called in these pages a competitor to Microsoft Outlook, even though Do.com is not an e-mail client. It warrants the comparison is because it could potentially deliver collaboration and connectivity on a scale that Outlook has been trying to reach for well over a decade, by pairing itself with Google's Gmail.It has been
This morning, Salesforce.com cut the virtual ribbons on Do.com, ending its beta program and accepting new applicants.
Charter applicants for Do.com service will not be charged, though a customer service FAQ
posted by Salesforce partner Assistly using Saleforce partner Assistly's platform indicates that zero may not always be the price for all services. In an interview last month with RWW, Salesforce executives indicated that the company could decide at some point to offer a premium version of the service (analogous to LinkedIn's business model), and did not rule out the possibility of such a service including bridges to Salesforce's existing business platforms, including the Chatter communications link and the Data.com service.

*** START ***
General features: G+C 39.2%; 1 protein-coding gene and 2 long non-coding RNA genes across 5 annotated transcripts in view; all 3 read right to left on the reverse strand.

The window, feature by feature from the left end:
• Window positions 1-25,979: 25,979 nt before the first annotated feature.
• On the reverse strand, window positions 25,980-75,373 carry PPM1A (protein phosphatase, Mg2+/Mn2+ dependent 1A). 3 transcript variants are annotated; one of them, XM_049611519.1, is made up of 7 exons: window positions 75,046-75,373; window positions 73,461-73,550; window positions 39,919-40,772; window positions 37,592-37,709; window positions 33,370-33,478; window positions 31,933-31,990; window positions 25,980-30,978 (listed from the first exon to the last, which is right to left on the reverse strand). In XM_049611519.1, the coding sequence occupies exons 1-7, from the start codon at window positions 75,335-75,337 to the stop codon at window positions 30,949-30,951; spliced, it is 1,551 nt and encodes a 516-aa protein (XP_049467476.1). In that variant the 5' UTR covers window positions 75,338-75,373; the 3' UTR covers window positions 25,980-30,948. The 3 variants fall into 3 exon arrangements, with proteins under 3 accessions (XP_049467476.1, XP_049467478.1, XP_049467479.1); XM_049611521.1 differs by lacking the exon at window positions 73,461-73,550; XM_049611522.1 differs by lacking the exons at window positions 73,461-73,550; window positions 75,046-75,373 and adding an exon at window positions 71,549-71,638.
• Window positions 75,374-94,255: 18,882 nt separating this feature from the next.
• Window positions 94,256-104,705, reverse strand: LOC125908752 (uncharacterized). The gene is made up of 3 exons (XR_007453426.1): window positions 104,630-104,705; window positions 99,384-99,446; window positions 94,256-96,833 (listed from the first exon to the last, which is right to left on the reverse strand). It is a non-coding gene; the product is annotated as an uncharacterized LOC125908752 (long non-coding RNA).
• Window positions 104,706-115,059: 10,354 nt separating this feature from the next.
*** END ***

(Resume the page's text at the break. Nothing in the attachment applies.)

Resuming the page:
For one of the service's more innovative feats, an Do.com tutorial page demonstrates how an individual can automatically convert an assignment e-mailed to him and read with any client (in the demonstration, Windows Live Hotmail), into an actionable task by forwarding it to firstname.lastname@example.org, or into a usable note by forwarding it to email@example.com. Do.com associates it with the user by way of the sending e-mail address, which must be the same one associated with the Do.com account.
For now, Do.com is accessible through IE8, Chrome 12, Safari 5, Firefox 4, and higher (no mention of Opera yet). In a set of tweets earlier today, the company acknowledged that it has its tablet-friendly Web app (HTML5) in working order, along with its iPhone app, although an Android app is still forthcoming. It also admitted that developers are working to integrate Dropbox functionality.
In its first professionally produced video ad, the company paints a picture of everyday kids (or at least, kids you'd expect to find profiled in "Diary of a Wimpy Kid") using Do.com to out-organize and out-perform other kids. The losing candidate in Do.com's ad is depicted as an e-mail user.